Be the change, being a teacher, reflecting

You Asked For…

Perhaps it is because we woke up to yet more snow on Monday.

Perhaps it is because summer still seems so far away.

Perhaps it is because of too many late nights.

Too little sleep.

State testing.

Friendship drama.

Or simply because 8th grade looms and some kids are not quite sure what that means.

Whatever the reason, this week has been a long one and it is only Tuesday.

From students who are in a state of distress due to things outside of their circumstances.

To friendships cracking, breakups and misunderstandings.

To simply getting to work becoming harder and harder.

To taking more time to settle in.

To more redirections.  More jokes needed to get a smile.  More energy to get a response.

It is hard.  It is draining.  It makes me question why I seem to all of a sudden have lost whatever momentum we had and how can I get it back.  And do they even know how hard I try?  Because, man, I try, every single day to make it an experience worth their time.

Tonight as I pondered how I can help make it better for all of them, it finally dawned on me; they have little to no idea of what I have changed in order to help them.  Why should they?  I have never shared it.  I can hope that they pick up on it, but I wonder if they do, after all, they still have to go to school, they still have to work, and they still have to learn.

So as I pulled up their most recent feedback on our class, I recognized all of the changes made based on their words and then made a few slides.  A few visuals for them to see.  They simply started with, “You asked for….” and then I filled int heir feedback and then I followed it up with “You got/had…”

You asked for fewer projects, you had only two major projects last quarter.

You asked for less teacher talk, you got lessons that last less than ten minutes.

You asked for more choice in who you work with, you got some degree of choice every single time.

You asked for more choice in projects, you got more than twenty just in the last one.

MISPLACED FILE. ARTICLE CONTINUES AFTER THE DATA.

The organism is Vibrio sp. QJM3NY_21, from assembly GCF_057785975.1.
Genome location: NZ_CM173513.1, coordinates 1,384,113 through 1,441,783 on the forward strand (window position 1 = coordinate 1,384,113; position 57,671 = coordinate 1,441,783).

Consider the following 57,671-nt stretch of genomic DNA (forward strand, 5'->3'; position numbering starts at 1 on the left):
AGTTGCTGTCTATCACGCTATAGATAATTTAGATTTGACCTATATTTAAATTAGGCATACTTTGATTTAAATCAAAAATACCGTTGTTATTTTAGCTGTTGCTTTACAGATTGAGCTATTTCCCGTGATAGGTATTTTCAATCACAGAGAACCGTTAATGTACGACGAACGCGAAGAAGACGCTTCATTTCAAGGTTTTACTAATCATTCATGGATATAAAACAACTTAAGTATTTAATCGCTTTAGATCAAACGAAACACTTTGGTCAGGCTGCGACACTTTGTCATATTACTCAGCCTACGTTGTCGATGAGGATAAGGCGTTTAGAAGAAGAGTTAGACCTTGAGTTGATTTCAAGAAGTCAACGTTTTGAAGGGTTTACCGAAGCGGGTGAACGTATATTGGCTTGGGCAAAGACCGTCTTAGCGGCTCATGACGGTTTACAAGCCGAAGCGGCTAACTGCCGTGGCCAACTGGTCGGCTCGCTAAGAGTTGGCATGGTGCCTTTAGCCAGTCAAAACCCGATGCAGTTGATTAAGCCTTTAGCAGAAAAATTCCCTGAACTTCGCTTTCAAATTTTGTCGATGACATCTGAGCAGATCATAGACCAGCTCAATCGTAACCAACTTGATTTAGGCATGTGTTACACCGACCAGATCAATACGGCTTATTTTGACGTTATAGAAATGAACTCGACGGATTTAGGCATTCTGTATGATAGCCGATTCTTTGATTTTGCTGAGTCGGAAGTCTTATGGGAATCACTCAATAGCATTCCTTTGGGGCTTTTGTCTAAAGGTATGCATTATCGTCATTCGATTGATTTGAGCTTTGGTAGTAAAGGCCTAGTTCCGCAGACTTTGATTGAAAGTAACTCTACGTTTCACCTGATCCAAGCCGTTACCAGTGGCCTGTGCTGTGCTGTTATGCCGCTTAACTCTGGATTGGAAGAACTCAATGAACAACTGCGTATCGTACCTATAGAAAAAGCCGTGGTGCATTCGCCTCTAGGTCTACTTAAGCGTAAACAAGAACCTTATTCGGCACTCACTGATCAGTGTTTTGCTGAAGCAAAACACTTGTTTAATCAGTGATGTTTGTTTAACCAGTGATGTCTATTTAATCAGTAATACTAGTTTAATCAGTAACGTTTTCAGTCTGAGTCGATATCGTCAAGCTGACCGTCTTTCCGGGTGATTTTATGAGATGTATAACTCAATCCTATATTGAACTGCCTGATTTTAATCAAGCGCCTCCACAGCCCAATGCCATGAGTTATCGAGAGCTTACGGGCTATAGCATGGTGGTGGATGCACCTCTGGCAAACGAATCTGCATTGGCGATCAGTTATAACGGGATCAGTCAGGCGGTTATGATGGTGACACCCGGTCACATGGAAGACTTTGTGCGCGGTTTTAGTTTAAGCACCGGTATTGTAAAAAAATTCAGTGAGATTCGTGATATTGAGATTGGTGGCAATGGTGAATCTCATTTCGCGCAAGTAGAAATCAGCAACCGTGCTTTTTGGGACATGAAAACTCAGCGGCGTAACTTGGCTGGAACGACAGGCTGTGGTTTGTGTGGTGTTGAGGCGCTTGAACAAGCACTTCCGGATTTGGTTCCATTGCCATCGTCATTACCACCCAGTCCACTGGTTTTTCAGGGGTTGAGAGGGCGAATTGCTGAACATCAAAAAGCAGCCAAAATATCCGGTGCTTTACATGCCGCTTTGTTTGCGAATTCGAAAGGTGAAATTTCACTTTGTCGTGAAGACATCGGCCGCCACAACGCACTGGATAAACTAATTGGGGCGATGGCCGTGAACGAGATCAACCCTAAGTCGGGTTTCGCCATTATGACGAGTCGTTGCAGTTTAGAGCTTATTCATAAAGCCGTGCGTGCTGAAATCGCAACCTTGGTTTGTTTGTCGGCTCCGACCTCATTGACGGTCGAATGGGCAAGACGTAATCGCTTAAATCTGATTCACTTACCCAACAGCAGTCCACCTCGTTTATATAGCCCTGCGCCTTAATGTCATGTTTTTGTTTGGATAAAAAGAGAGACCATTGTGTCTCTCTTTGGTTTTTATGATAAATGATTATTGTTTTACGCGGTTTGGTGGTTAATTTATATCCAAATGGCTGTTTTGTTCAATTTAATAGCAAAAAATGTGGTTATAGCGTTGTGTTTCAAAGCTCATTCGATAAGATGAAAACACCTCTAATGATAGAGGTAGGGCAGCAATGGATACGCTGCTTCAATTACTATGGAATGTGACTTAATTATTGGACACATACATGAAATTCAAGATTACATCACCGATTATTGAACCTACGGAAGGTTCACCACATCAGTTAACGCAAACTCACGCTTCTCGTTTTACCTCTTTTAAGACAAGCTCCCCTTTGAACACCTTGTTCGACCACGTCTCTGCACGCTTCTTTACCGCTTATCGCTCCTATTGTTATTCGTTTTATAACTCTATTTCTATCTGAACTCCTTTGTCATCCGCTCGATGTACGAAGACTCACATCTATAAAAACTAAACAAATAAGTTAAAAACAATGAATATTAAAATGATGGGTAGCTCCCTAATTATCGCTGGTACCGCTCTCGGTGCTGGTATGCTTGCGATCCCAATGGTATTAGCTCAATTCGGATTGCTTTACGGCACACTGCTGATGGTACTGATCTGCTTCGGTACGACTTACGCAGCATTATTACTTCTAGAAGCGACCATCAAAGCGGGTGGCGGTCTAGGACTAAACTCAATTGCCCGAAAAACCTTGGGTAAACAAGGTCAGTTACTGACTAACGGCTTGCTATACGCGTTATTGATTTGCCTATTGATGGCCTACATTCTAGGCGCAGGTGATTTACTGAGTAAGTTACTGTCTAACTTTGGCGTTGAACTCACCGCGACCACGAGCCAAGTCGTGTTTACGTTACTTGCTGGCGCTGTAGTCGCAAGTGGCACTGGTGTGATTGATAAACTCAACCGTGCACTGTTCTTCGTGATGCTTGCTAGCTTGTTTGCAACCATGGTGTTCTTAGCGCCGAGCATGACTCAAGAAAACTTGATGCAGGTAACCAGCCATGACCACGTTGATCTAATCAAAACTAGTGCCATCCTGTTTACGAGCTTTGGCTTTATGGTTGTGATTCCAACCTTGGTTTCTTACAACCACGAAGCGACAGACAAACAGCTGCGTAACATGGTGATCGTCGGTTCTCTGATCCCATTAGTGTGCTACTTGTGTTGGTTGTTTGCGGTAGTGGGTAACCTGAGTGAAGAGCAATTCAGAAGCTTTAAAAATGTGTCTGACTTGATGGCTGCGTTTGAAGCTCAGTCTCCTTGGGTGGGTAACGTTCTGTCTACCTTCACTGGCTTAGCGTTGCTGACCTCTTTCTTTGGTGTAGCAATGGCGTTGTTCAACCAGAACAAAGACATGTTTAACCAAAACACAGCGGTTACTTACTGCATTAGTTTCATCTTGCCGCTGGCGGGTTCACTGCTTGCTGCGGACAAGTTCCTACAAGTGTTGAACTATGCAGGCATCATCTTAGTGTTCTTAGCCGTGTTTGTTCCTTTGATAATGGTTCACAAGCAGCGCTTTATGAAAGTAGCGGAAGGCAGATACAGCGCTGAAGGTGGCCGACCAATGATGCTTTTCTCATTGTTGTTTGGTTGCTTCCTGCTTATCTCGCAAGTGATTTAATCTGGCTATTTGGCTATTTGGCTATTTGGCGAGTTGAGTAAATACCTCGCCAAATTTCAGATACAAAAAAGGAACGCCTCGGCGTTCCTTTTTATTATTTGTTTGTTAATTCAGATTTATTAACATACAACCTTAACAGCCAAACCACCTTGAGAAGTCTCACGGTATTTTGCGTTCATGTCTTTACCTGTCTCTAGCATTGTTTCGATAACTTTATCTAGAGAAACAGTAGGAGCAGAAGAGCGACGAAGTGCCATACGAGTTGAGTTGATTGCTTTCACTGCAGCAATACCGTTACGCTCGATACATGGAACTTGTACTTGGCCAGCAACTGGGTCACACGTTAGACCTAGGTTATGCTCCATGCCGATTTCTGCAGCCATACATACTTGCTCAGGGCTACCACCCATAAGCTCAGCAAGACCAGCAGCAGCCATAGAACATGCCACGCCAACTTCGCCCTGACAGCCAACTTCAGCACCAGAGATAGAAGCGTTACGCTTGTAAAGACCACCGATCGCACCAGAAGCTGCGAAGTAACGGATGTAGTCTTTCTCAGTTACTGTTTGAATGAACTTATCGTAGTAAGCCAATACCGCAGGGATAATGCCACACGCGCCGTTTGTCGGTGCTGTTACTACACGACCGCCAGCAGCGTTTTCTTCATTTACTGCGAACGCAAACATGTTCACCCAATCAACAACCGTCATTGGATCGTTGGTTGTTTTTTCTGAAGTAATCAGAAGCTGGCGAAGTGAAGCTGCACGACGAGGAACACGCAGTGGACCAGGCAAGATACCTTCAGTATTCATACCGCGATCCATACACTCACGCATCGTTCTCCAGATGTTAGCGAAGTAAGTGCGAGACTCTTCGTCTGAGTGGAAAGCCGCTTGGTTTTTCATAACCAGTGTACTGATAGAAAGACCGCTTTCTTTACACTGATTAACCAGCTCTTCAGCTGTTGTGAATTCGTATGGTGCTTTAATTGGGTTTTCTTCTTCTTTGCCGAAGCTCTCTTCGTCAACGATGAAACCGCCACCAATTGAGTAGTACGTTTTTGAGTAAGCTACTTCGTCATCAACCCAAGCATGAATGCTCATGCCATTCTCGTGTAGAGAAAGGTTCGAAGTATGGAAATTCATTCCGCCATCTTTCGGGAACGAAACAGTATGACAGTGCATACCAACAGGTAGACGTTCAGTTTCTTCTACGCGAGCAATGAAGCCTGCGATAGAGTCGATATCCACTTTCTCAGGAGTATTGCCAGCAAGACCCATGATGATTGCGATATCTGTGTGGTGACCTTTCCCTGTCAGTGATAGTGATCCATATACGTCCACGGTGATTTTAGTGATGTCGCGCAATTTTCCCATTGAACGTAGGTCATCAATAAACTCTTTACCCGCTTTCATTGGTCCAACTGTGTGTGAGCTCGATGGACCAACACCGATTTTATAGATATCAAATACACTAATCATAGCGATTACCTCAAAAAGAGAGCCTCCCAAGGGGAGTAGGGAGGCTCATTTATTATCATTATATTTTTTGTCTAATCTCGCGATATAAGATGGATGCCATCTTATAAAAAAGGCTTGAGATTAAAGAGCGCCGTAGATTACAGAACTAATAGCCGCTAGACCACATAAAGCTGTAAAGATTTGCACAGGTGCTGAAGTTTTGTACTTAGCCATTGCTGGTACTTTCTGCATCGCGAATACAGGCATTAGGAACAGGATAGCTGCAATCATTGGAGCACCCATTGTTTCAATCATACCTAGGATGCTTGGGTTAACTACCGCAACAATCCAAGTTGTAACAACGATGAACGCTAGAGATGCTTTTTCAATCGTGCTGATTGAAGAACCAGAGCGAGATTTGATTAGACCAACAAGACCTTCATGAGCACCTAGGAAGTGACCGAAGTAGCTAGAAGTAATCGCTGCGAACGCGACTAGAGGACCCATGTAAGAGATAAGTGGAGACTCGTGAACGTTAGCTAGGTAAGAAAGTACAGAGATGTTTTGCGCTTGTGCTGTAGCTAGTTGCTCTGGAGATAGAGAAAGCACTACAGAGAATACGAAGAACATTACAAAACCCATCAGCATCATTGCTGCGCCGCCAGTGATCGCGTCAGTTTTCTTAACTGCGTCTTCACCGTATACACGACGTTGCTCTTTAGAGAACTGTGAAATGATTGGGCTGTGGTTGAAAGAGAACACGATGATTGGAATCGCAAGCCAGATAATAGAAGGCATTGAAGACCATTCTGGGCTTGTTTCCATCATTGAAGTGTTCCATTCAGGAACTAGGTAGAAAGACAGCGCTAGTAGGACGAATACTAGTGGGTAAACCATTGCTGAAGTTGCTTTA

Two slides filled with many requests all granted; more work time, less homework, less teacher talk, more choice, more freedom, less paper writing and such all filled the slides.

Tomorrow we start the day with a celebration of growth, of freedom, and perhaps even a reminder of just how much they have.  Not to elicit guilt but instead build awareness os that we can continue to capitalize on the community we have.  On the trust, we have built.  On the level of freedom, we may take for granted.

Perhaps we all just need a reminder of just how far we have come.

If you like what you read here, consider reading my newest book, Passionate Readers – The Art of Reaching and Engaging Every Child, out August 2017.  This book focuses on the five keys we can implement into any reading community to strengthen student reading experiences, even within the 45 minute English block.  If you are looking for solutions and ideas for how to re-engage all of your students consider reading my very first book  Passionate Learners – How to Engage and Empower Your Students.      Also, if you are wondering where I will be in the coming year or would like to have me speak, please see this page.

 

Advertisements
Reading, reflecting

So I Failed My Own Reading Challenge and Learned Something New

image from thedreamygiraffe

I thought this would be my summer of reading, that I would read at least 40 books maybe even more.  That I would read so much that I would have book recommendations dripping off of me for months. That I would be armed with books and the memories I have created with them.